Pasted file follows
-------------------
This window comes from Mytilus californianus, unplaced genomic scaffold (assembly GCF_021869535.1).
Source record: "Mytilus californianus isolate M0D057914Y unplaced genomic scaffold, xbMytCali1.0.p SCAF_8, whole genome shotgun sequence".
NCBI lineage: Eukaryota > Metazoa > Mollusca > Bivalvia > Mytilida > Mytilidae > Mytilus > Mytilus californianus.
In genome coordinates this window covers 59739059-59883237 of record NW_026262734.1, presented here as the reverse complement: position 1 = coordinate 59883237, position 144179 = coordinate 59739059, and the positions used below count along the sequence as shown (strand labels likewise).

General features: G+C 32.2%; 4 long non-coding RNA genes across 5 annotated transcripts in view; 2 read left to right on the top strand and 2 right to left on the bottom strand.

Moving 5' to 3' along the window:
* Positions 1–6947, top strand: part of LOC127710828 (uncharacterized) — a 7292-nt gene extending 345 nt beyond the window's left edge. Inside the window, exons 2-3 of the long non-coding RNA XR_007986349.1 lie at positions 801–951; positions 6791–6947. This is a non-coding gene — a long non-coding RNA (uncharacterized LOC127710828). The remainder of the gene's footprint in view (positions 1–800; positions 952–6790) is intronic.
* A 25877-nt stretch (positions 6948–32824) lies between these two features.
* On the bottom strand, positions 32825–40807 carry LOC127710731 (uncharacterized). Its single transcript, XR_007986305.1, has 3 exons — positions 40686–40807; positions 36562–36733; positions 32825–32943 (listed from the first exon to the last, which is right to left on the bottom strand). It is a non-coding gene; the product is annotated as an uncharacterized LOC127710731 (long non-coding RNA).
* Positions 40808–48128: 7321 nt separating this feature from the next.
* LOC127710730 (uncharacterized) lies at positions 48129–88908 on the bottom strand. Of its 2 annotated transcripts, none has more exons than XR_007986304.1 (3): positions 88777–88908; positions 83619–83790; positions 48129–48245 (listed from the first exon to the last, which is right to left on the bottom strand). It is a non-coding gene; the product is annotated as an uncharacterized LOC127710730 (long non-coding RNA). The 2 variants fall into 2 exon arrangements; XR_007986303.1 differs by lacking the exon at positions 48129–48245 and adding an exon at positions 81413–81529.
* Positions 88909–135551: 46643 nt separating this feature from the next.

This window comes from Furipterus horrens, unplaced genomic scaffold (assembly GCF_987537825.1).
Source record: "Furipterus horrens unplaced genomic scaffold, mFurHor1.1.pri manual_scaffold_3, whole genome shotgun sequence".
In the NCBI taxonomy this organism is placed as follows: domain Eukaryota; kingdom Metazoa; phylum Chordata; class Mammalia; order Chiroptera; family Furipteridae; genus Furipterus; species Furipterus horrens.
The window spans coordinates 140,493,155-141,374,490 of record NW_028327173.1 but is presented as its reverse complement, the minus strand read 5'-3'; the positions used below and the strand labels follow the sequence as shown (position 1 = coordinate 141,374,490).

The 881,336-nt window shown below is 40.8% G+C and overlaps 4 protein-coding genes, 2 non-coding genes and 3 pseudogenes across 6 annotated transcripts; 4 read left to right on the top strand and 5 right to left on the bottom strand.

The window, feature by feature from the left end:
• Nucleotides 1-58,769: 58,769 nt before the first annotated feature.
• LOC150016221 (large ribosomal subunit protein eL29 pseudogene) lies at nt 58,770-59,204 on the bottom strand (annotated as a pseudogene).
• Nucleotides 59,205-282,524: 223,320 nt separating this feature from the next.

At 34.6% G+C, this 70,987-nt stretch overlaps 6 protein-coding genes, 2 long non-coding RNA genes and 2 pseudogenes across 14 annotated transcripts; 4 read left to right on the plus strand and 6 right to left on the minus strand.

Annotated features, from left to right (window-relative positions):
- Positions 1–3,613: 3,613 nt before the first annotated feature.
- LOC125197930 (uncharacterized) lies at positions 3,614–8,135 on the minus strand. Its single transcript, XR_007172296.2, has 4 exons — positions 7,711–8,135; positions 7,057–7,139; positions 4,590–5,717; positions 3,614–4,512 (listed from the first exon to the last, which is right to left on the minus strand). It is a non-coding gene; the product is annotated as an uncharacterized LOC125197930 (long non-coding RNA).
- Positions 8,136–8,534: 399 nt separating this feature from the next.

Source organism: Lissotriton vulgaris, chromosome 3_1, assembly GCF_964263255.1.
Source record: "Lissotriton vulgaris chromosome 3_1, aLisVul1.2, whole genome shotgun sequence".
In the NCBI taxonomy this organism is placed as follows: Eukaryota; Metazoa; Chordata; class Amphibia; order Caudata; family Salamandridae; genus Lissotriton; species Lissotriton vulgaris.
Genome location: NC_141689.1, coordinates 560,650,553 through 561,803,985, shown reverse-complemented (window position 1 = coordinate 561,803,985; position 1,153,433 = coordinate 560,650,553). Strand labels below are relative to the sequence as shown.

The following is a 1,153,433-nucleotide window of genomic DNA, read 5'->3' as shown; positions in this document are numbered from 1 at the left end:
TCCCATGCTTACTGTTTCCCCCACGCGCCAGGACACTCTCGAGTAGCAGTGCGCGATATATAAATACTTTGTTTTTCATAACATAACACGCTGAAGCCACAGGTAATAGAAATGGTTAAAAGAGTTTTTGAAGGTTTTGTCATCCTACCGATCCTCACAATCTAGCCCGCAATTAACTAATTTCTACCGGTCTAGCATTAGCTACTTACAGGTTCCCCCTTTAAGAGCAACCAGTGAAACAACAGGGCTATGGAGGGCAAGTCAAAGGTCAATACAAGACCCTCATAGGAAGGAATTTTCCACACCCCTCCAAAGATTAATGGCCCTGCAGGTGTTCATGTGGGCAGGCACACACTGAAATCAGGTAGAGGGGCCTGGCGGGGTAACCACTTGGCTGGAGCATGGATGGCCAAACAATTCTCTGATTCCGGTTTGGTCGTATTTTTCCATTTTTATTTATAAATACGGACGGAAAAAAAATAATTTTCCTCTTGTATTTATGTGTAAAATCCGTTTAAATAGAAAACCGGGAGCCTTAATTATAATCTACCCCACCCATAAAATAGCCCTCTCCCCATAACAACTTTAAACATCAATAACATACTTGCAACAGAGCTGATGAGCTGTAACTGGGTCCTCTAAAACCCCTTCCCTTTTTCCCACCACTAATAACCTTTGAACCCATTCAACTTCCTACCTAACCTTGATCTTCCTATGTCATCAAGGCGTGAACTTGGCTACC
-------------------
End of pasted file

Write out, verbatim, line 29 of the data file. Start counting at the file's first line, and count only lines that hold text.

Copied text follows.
In the NCBI taxonomy this organism is placed as follows: Eukaryota; Metazoa; Chordata; class Amphibia; order Caudata; family Salamandridae; genus Lissotriton; species Lissotriton vulgaris.